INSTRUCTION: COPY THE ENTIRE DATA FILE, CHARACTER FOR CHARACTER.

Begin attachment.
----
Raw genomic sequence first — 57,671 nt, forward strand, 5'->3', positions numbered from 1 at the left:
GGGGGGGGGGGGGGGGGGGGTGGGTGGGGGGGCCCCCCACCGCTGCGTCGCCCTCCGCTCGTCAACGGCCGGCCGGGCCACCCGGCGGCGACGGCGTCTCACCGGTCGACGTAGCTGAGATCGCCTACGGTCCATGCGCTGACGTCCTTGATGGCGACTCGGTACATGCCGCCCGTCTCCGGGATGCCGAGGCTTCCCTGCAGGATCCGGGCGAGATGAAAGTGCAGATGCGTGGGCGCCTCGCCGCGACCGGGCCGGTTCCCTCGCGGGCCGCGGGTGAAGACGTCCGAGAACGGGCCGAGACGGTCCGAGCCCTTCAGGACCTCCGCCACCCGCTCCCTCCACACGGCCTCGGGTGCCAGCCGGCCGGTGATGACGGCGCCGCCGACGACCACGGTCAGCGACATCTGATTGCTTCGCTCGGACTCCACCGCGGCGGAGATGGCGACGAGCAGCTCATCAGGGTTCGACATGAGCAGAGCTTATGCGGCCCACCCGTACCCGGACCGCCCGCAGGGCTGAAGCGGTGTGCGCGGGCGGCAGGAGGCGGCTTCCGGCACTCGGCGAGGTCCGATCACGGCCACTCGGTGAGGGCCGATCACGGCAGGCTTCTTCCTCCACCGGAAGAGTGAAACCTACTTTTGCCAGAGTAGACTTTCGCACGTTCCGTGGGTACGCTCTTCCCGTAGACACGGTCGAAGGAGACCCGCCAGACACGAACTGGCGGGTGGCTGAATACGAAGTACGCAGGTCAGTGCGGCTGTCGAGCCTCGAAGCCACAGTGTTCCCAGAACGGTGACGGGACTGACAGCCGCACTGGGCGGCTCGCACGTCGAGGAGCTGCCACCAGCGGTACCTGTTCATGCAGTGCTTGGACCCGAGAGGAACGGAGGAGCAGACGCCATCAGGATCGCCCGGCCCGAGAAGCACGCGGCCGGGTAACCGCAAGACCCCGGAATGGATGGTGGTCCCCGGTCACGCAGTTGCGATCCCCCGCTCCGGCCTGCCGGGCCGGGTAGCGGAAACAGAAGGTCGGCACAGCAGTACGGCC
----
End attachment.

Raw genomic sequence first — 57,671 nt, forward strand, 5'->3', positions numbered from 1 at the left:
GGGGGGGGGGGGGGGGGGGGTGGGTGGGGGGGCCCCCCACCGCTGCGTCGCCCTCCGCTCGTCAACGGCCGGCCGGGCCACCCGGCGGCGACGGCGTCTCACCGGTCGACGTAGCTGAGATCGCCTACGGTCCATGCGCTGACGTCCTTGATGGCGACTCGGTACATGCCGCCCGTCTCCGGGATGCCGAGGCTTCCCTGCAGGATCCGGGCGAGATGAAAGTGCAGATGCGTGGGCGCCTCGCCGCGACCGGGCCGGTTCCCTCGCGGGCCGCGGGTGAAGACGTCCGAGAACGGGCCGAGACGGTCCGAGCCCTTCAGGACCTCCGCCACCCGCTCCCTCCACACGGCCTCGGGTGCCAGCCGGCCGGTGATGACGGCGCCGCCGACGACCACGGTCAGCGACATCTGATTGCTTCGCTCGGACTCCACCGCGGCGGAGATGGCGACGAGCAGCTCATCAGGGTTCGACATGAGCAGAGCTTATGCGGCCCACCCGTACCCGGACCGCCCGCAGGGCTGAAGCGGTGTGCGCGGGCGGCAGGAGGCGGCTTCCGGCACTCGGCGAGGTCCGATCACGGCCACTCGGTGAGGGCCGATCACGGCAGGCTTCTTCCTCCACCGGAAGAGTGAAACCTACTTTTGCCAGAGTAGACTTTCGCACGTTCCGTGGGTACGCTCTTCCCGTAGACACGGTCGAAGGAGACCCGCCAGACACGAACTGGCGGGTGGCTGAATACGAAGTACGCAGGTCAGTGCGGCTGTCGAGCCTCGAAGCCACAGTGTTCCCAGAACGGTGACGGGACTGACAGCCGCACTGGGCGGCTCGCACGTCGAGGAGCTGCCACCAGCGGTACCTGTTCATGCAGTGCTTGGACCCGAGAGGAACGGAGGAGCAGACGCCATCAGGATCGCCCGGCCCGAGAAGCACGCGGCCGGGTAACCGCAAGACCCCGGAATGGATGGTGGTCCCCGGTCACGCAGTTGCGATCCCCCGCTCCGGCCTGCCGGGCCGGGTAGCGGAAACAGAAGGTCGGCACAGCAGTACGGCC